The panorama of colorful Las Peńas and central Guayaquil
Traveling through Ecuador I visit some interesting places. Guayaquil is a vibrant and modern city, which despite its size (its bus terminal could easily compete with many international airports in Europe) has a few nice spots captivating with ambience. One of which is Parque Seminario, a full of iguanas park next to the Basilica in the city center.
Some of the iguanas look scary and dangerous, but in fact these are not much more than innocent and tame giant lizards. I wonder how is it possible that all of them stay within limits of the park, but a short conversation with a caretaker enlightens me that many of them accidentally escape and die under wheels of cars in the city center.
We ascend more than four hundred numbered stairs leading to the top of Las Peńas, the district of colorful houses. It’s an extraordinarily renovated place which has a touch of colonial splendor and an alternative non-plastic modernity made of brick. Having reached the summit we continue to climb a lighthouse to see the skyline of the city with a small chapel lying right below in the foreground. A warm sunlight just before the sunset perfectly highlights vibrant and colorful parts of the city.
Bańos de Agua Santa
Preparing melcocha in a traditional way
I board the bus to Bańos de Agua Santa having no idea that I am heading to one of the most visited destinations in central Ecuador. The town is picturesquely situated between the peaks of high mountains and the active volcano Tungurahua. However, it is the hot springs of Piscina de la Virgen that attract hordes of tourists here.
It is not exactly what I had expected, but a hot bath in a pool of 39 degrees water and a cold shower right after accompanied by a bath in an even cooler pool is an interesting therapy. While the pool of 35 degrees medium-hot water is filled with hordes of people, there are far less people entering the hottest pool and virtually no one in the coldest pool.
Having walked around the town I got the impression that half of the population of Bańos earn their living selling cane sugar and melcocha, a product made of sugar cane. Melcocha is a kind of a very sweet fudge or caramel having an extremely chewy consistency. Melcocha is available in many flavors. An interesting fact is that in each shop there is a person dedicated to preparing and spectacularly, continuously stretching and twisting melchoca. Another interesting fact is that in Bańos there seems to be much more sugar cane shops rather than people showing any sort of impression of interest in buying these products.
I admire the city skyline from a viewpoint at night having taken a ride on a party-vehicle chiva, which is some kind of a truck partially made of wood adapted to carry people. This is not an imitation, there is a vertical bar for dancing, very loud music and lots of colorful lights, just as at the disco! In such a place no one minds when me and Camille sit on the rooftop of chiva speeding through the darkness of night.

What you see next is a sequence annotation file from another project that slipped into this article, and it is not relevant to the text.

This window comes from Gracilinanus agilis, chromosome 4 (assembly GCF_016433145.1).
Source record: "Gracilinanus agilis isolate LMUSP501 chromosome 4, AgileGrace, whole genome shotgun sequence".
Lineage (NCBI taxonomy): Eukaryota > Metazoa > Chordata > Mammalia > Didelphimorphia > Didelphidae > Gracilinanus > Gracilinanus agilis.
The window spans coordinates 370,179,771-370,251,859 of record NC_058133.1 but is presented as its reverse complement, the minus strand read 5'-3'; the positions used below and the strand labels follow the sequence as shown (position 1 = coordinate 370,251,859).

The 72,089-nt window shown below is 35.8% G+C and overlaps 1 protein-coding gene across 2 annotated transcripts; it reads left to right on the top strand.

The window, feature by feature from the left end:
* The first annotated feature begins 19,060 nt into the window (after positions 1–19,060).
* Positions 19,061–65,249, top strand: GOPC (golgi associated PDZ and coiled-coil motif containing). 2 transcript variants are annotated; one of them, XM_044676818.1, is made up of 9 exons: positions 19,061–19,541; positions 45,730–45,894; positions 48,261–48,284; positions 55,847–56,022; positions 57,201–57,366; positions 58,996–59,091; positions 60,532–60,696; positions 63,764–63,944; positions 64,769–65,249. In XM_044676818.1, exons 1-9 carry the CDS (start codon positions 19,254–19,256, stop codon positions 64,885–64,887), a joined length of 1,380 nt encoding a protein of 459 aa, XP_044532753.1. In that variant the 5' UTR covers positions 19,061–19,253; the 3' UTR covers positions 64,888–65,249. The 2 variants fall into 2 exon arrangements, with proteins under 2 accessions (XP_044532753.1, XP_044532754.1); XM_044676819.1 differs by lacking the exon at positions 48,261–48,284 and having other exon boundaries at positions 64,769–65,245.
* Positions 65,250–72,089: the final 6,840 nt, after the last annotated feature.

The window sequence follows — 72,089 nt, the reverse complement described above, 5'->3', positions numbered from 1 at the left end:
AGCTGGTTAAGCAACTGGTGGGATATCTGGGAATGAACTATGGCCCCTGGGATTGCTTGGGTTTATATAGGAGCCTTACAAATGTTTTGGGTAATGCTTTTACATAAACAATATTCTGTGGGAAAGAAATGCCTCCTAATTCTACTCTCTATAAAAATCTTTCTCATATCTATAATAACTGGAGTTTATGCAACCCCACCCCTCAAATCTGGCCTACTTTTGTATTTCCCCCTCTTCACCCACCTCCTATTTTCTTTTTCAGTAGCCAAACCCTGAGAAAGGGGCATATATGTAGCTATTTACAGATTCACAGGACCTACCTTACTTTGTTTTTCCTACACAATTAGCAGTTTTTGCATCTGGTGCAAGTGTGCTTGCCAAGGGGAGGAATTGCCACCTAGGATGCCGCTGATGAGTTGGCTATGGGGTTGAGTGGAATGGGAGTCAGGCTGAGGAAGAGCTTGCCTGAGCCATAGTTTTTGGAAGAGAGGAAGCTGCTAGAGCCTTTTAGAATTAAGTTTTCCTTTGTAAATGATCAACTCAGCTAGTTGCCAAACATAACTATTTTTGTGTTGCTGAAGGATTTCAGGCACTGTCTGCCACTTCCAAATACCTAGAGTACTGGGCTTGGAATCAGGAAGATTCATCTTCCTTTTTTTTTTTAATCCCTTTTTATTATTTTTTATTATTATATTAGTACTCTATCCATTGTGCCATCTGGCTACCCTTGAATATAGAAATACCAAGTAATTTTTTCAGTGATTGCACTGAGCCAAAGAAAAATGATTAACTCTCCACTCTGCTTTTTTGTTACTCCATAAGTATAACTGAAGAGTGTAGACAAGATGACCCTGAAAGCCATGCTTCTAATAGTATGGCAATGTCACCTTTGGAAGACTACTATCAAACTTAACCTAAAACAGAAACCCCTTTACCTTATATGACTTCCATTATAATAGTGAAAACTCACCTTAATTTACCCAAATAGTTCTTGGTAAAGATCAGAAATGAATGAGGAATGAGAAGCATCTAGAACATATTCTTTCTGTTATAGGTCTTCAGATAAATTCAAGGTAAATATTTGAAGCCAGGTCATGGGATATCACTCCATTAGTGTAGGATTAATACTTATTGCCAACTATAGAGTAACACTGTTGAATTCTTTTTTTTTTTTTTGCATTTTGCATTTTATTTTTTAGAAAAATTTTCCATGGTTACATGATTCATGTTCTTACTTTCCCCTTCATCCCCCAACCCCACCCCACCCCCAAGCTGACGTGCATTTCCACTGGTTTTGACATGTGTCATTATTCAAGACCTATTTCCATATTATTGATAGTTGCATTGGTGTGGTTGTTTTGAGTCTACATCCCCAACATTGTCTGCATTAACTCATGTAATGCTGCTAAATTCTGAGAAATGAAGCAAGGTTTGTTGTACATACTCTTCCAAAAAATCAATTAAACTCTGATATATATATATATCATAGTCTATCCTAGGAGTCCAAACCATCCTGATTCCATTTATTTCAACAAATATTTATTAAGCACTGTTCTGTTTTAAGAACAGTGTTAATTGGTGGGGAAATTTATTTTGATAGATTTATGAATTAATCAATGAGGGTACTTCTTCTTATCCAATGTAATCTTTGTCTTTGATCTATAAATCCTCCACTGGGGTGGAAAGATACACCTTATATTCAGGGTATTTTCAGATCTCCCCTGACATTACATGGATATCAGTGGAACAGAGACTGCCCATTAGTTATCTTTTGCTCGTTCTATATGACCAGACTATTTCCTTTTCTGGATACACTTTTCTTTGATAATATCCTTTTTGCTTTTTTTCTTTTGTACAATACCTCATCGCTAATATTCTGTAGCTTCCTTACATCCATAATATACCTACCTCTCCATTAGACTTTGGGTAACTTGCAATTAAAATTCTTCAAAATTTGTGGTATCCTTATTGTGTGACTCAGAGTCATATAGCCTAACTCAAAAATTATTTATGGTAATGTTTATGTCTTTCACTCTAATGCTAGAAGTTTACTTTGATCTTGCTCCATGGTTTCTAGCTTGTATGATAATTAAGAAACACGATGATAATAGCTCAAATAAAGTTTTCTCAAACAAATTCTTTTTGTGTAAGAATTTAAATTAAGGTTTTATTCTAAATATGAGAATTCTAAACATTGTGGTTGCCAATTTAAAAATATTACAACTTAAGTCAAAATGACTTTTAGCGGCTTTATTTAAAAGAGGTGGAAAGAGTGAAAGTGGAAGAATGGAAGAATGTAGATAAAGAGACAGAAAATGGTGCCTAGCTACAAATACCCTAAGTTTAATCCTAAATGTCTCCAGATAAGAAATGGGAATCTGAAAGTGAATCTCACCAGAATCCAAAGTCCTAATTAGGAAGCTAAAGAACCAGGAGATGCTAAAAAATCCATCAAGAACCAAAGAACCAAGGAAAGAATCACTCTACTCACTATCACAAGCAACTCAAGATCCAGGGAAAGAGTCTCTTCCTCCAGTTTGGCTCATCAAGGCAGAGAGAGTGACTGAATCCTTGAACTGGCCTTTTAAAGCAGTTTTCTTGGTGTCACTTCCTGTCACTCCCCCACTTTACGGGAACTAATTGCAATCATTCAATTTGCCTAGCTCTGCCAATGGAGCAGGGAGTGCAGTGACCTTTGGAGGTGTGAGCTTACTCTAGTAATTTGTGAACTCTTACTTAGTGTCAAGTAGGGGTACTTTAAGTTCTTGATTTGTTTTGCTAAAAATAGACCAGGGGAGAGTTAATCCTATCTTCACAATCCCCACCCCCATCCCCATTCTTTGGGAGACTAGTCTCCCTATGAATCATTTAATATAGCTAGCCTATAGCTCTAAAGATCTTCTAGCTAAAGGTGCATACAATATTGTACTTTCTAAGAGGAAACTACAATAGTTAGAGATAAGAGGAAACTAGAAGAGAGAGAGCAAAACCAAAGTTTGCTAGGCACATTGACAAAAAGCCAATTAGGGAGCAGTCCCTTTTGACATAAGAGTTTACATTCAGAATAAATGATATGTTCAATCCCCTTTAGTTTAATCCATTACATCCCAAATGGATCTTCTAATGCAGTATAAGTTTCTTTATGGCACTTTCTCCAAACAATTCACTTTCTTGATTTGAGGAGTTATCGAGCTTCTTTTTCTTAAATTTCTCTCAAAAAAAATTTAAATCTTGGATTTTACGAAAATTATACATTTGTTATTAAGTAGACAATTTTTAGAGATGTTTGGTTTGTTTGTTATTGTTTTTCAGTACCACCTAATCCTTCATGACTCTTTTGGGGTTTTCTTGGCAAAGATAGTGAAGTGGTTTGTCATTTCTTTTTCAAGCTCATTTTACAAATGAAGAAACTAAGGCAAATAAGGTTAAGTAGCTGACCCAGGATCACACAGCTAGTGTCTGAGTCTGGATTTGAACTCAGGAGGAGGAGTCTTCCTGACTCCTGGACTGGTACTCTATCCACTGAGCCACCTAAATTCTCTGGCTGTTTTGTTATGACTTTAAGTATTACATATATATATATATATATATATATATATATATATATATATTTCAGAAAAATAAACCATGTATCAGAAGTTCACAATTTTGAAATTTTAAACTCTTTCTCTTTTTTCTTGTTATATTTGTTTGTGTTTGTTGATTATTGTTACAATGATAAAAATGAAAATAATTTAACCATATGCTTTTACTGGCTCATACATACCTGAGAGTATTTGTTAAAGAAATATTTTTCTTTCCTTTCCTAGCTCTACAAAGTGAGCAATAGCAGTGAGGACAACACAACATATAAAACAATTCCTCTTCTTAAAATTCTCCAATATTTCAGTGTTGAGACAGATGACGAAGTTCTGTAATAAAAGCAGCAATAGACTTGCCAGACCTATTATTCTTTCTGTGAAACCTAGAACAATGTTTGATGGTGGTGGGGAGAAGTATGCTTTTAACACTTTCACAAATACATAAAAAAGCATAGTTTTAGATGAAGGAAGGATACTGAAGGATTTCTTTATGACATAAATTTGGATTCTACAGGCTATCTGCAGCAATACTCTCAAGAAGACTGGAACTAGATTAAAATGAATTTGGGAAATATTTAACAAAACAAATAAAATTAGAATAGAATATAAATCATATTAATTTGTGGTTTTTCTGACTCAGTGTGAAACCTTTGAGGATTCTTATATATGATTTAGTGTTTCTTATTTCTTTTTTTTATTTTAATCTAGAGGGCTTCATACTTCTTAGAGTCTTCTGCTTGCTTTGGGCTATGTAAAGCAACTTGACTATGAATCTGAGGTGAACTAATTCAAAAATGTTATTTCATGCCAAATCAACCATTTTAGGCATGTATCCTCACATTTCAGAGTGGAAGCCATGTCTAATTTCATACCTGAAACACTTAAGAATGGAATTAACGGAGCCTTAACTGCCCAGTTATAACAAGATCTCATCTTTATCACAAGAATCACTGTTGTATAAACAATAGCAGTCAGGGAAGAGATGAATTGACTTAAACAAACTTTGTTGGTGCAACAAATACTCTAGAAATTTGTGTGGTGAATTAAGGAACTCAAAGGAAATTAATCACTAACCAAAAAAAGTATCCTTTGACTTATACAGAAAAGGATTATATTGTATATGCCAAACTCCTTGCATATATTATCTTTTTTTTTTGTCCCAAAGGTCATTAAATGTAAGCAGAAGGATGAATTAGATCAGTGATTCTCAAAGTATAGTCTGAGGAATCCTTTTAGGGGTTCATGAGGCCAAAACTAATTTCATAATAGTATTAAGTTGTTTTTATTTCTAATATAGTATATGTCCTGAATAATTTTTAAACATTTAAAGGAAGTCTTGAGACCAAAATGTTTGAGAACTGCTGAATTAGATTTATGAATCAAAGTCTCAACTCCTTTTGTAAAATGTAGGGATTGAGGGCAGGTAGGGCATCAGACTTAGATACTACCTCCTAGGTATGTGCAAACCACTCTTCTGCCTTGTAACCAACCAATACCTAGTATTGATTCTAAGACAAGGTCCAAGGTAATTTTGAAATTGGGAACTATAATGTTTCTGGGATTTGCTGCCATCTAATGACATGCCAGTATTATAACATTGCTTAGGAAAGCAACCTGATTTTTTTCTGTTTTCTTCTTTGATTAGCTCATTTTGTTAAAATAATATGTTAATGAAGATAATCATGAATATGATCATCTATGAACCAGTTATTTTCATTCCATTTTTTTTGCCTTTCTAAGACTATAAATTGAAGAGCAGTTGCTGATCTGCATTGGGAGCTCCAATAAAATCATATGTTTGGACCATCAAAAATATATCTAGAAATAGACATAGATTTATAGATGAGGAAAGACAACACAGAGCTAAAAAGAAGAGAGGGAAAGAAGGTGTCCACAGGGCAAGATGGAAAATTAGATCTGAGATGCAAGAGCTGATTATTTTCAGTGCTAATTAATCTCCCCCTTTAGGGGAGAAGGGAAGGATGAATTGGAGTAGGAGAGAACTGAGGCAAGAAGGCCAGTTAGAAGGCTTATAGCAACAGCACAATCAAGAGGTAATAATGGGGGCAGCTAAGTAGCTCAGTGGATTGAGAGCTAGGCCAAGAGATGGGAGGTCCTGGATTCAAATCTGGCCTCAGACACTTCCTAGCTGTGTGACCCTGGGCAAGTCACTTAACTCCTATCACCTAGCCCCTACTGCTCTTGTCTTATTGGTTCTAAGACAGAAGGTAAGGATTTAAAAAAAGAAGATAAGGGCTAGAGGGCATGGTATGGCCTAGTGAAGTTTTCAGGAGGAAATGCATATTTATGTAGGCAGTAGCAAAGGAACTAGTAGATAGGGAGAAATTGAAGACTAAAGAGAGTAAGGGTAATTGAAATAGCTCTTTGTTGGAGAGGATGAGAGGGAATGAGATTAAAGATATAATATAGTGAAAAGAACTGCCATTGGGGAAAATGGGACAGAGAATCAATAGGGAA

The official currency in Ecuador is the U.S. dollar. While the notes are authentically American, the vast majority of coins, including the unseen in the U.S. 50 cent coin are produced in Ecuadorean mint. I constantly come upon problems with getting change. Withdrawing $100 from an ATM I get 5 notes of $20 and I already know that I am going to have five times a problem to get change. A single $100 bill is difficult to break even in a bank. It seems that in Ecuador there is not enough dollars!
A cup of coffee in Ecuador is served as a hot water along with a jar of Nescafe. Coffee with milk is the same with hot milk instead of hot water. Do it yourself. But where is real Ecuadorean coffee? There is an another ridiculous surprise when I order another cup of coffee. La esencia is an infused sediment that is left in a Nescafe jar after dozens of people have dipped a wet spoon inside to make their regular coffee. According to the saleswoman at the marketplace, it is la esencia that is the best quality. Ecuadorians definitely need to learn a lot about preparing and drinking coffee.
Ambato is more like a small city where you change your bus rather than a tourist destination. However, it is worth a short stopover. In the center you can see a well-kept and historic quinta buildings. Contemplating in the Parque Cevallos and thinking what to do next we get an idea to eat a pizza.
Incidentally, just a block away, there is a real, 100% Italian pizzeria run by exactly as genuine Italian guy. The owner has lived here for a year. He is not a particular fan of Ambato, but he is married to a local woman. He considers Quito to be far more interesting and open city. Let’s get to the point. All the pizza ingredients are imported from Italy and the largest pizza on the menu is called metro, therefore we decide to order a half of it, called medio-metro.
Soon there is something gigantic that appears on our table. The pizza is sensational, but the four of us is not enough to consume it. Half an hour later I am so full that I feel like my stomach is going to burst. In fact, I will not eat anything else for the following 24 hours. Just before leaving I ask the owner how many people on the average do you need to eat this huge pizza.
“Ecuadorians do not eat much. As a rule, a medio-metro is enough for 8-10 people”
At this point, I thought we are really big eaters. And then he continued,
“However, when we eat in Italy, usually a medio-metro is just enough for three people”.
At the end we have a small glass of grappa, a strong, original liquor made of Italian grapes. It is about time to take the next southbound bus.